The first half of 1989 continued much as 1988. In my working life, I travelled less, perhaps because of commitments to the MSc course (I finally decided on a thesis - to study the underlying reasons for paternal care in primates), although I still managed trips to Sweden, France and Belgium. Barbara, Adam and I continued to spend weekends and holidays at the cottage in Aldeburgh, though sometimes I went alone with Adam. In any case, I’d usually look after him for some part of each weekend, loving our time together. I write, for example, on his second birthday: ‘He is utterly adorable. Both affectionate and independent.’ Mid year, I went to the doctor, worried about a swelling in one testicle, and was admitted into hospital for a biopsy, which, fortunately, proved the swelling was benign.

In September, my brother, Julian, married Sarah, to much celebration in our family and Sarah’s. It was a rare moment of public exposure for Barbara, Adam and I, and our unconventional relationship - but we seemed as happy as any a married couple. Earlier in the year, I had learned of the death, by suicide, of my natural father, in the US. We had long been estranged, but his death allowed me to re-establish a dialogue with his widow, Gail.

That autumn, Barbara and Adam moved to live in Brighton. Barbara, who had never been to university, decided it was time to study for a degree - one that would allow her later to become a Chartered Librarian. She chose Brighton Polytechnic which, fortunately, had a most excellent, and subsidised, nursery. While we looked to sell the Aldeburgh house, to fund buying one in Brighton, she rented. For the next three years, we alternated time spent together, one weekend in Brighton, the other in London (or Aldeburgh, until it was sold). Although being apart from Adam through the working week was tough at first, I was convinced this was the best move for Barbara, and thus for Adam and I too.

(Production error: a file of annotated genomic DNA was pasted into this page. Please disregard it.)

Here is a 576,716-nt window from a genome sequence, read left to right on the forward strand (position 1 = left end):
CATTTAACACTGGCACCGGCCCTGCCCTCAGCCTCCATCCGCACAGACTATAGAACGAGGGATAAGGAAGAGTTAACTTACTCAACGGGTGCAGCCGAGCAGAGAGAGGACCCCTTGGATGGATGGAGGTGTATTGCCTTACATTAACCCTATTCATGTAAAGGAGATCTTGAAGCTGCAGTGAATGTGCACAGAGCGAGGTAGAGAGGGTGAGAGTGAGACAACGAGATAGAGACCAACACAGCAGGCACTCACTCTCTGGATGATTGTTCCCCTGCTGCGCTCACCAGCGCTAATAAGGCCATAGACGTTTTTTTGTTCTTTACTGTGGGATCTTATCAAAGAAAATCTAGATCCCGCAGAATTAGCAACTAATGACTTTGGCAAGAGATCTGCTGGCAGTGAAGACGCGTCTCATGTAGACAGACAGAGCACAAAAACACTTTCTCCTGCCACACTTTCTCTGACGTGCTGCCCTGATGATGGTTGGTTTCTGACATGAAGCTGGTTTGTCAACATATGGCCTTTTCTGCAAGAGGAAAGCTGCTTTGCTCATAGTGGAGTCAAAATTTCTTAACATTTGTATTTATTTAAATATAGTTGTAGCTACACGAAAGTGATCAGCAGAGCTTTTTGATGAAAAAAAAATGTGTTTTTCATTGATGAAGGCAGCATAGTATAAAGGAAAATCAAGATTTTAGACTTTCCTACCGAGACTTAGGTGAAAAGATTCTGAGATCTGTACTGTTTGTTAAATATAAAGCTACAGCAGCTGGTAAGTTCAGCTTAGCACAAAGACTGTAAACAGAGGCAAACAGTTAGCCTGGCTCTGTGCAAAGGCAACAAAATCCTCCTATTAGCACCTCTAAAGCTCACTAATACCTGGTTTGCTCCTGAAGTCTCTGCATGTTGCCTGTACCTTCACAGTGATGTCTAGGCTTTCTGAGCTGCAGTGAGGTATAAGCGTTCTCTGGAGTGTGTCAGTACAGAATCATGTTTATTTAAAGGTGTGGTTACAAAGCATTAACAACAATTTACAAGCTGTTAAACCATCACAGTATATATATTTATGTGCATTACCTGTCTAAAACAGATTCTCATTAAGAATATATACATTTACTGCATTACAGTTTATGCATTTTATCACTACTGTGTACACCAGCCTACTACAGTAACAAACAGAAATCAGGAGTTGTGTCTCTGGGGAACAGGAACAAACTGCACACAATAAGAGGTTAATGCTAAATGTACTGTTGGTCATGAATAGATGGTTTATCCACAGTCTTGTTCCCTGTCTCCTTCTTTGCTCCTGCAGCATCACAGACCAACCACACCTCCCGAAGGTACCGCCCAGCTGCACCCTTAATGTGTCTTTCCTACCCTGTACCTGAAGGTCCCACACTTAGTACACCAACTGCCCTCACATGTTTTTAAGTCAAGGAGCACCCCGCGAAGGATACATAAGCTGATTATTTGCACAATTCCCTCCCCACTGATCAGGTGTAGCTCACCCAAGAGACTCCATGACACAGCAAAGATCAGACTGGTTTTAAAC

That autumn, also, there was a seismic shift in my diary writing habit. Having completed 39 journal books, between 1973 and 1989, I gave up the practice of hand writing a diary. Instead, from September, I began to write my diary directly on a computer. Since then, the only hand-written diaries I’ve kept have been during significant holidays abroad (about 20 of them, between 1989 and 2015). In order to provide myself with a hard copy of the computer-written diaries, I have, over the years, produced and printed them in book form, each numbered sequentially to include, in chronological order, the holiday diaries. The first of these ‘artificially’ produced and numbered diaries starts in September - Diary 40. (To clarify, I had typed up, on the computer and over many years, all 39 hand-written diaries, thus allowing these edited versions to be net-published. However, to date, I have not typed up any - not one - of the ‘holiday’ diaries.)

Paul K Lyons (April 2015)


1974 1975

1976 1977

1978 1979

1980 1981

1982 1983

1984 1985

1986 1987

1988 1989

1990 1991

1992 1993

1994 1995

1996 1997

1998 1999

2000 2001

2002 2003

2004 2005

INTRO to diaries:
Part One
Part Two